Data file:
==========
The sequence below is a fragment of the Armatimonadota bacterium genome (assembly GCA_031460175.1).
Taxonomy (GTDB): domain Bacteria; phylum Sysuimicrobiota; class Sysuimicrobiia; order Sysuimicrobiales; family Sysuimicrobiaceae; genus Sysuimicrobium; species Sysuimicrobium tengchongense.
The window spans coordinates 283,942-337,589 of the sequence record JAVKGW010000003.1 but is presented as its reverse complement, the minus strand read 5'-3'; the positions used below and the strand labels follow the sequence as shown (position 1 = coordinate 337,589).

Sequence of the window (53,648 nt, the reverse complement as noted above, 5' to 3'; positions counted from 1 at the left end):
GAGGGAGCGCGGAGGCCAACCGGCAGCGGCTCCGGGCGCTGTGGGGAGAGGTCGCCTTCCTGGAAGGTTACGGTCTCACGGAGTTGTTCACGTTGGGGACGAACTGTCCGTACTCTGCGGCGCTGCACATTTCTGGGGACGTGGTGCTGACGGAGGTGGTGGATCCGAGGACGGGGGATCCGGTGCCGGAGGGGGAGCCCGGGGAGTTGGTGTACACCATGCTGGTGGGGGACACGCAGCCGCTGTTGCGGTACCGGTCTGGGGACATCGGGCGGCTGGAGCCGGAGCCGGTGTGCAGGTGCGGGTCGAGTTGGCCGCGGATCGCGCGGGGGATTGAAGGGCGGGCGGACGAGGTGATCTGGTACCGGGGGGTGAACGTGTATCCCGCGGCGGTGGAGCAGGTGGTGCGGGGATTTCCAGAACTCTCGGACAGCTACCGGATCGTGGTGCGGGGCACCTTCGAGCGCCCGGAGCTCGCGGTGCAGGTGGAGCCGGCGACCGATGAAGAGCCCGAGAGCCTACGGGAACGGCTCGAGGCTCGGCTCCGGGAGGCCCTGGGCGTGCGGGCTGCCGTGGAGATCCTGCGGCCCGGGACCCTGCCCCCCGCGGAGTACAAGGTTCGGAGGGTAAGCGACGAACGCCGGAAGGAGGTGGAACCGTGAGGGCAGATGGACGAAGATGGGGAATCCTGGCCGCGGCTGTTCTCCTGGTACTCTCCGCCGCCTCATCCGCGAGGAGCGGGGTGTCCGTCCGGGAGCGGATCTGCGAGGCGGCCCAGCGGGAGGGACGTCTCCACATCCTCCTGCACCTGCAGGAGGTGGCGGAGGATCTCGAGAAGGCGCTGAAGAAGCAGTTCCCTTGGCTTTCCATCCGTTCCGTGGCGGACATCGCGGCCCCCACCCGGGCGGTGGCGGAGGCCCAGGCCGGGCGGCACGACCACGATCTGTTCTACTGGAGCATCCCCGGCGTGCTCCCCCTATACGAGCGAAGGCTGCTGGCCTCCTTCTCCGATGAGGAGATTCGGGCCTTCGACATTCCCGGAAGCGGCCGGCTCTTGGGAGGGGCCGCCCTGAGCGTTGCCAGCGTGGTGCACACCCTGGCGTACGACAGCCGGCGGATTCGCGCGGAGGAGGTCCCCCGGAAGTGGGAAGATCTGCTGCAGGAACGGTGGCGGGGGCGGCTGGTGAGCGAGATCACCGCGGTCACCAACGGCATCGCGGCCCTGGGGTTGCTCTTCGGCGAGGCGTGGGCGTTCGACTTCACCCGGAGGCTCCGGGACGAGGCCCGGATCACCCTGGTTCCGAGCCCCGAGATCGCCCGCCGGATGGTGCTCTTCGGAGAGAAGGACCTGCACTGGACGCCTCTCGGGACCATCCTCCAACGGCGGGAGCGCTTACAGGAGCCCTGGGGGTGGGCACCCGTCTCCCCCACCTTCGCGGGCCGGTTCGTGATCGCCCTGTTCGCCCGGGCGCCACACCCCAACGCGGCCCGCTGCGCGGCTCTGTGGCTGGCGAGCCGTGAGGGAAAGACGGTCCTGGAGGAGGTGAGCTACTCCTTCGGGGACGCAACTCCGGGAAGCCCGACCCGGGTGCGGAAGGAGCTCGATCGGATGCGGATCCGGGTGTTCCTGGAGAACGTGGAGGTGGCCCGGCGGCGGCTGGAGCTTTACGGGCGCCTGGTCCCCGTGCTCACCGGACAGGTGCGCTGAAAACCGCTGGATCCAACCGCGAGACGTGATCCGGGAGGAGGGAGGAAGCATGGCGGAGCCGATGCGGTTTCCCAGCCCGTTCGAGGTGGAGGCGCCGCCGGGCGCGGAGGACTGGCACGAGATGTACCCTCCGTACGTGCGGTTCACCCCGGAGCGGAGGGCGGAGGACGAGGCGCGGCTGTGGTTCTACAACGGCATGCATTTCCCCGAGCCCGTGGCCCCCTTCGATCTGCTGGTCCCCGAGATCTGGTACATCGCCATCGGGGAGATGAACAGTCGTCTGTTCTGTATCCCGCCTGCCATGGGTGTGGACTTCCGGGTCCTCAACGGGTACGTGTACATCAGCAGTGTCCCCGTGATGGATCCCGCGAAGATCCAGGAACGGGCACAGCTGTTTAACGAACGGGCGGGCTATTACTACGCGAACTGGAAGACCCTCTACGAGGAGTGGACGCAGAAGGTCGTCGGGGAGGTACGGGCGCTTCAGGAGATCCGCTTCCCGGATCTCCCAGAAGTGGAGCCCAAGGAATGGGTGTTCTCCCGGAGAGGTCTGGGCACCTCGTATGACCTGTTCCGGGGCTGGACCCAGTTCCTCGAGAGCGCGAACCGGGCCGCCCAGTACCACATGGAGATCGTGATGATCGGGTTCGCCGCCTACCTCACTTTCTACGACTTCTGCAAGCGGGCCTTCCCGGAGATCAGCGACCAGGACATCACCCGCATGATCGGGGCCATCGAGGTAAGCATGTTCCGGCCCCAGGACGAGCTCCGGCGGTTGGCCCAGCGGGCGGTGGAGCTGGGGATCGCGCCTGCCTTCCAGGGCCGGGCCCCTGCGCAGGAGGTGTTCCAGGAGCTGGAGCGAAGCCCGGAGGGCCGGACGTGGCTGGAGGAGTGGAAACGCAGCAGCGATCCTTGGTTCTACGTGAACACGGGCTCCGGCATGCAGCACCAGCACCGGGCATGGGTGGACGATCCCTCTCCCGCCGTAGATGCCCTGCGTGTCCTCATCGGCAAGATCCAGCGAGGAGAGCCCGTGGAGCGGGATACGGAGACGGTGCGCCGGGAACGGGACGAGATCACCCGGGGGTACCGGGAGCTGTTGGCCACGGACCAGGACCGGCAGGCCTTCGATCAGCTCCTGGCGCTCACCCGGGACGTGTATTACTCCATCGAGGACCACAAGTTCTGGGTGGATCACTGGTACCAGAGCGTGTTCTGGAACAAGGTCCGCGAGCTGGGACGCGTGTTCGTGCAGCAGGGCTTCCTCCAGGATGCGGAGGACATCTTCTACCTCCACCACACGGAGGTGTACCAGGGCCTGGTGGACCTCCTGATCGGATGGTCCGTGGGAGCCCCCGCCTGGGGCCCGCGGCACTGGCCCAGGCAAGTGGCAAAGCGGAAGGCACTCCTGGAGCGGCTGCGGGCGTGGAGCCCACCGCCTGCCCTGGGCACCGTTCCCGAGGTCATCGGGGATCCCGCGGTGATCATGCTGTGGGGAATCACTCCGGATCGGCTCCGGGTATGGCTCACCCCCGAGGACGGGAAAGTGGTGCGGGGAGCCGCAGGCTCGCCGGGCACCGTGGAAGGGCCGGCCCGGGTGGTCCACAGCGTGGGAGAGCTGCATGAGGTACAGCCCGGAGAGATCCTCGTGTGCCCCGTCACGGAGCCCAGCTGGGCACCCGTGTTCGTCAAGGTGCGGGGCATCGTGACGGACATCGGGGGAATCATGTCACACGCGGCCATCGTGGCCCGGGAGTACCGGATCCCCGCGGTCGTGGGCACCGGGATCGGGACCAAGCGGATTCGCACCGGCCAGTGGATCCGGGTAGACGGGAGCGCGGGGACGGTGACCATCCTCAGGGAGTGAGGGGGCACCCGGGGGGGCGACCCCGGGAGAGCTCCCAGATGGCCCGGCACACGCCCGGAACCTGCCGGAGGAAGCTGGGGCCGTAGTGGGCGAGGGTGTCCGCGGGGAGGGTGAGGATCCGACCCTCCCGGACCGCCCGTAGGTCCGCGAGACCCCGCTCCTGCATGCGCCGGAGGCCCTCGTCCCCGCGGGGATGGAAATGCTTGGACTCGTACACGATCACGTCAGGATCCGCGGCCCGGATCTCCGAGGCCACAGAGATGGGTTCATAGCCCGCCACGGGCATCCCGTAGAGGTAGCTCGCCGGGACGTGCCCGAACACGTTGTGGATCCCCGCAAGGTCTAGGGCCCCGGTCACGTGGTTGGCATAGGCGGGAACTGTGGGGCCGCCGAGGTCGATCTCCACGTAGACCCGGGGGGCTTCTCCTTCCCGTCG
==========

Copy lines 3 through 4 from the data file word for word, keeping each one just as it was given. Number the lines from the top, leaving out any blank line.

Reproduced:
The window spans coordinates 283,942-337,589 of the sequence record JAVKGW010000003.1 but is presented as its reverse complement, the minus strand read 5'-3'; the positions used below and the strand labels follow the sequence as shown (position 1 = coordinate 337,589).

Sequence of the window (53,648 nt, the reverse complement as noted above, 5' to 3'; positions counted from 1 at the left end):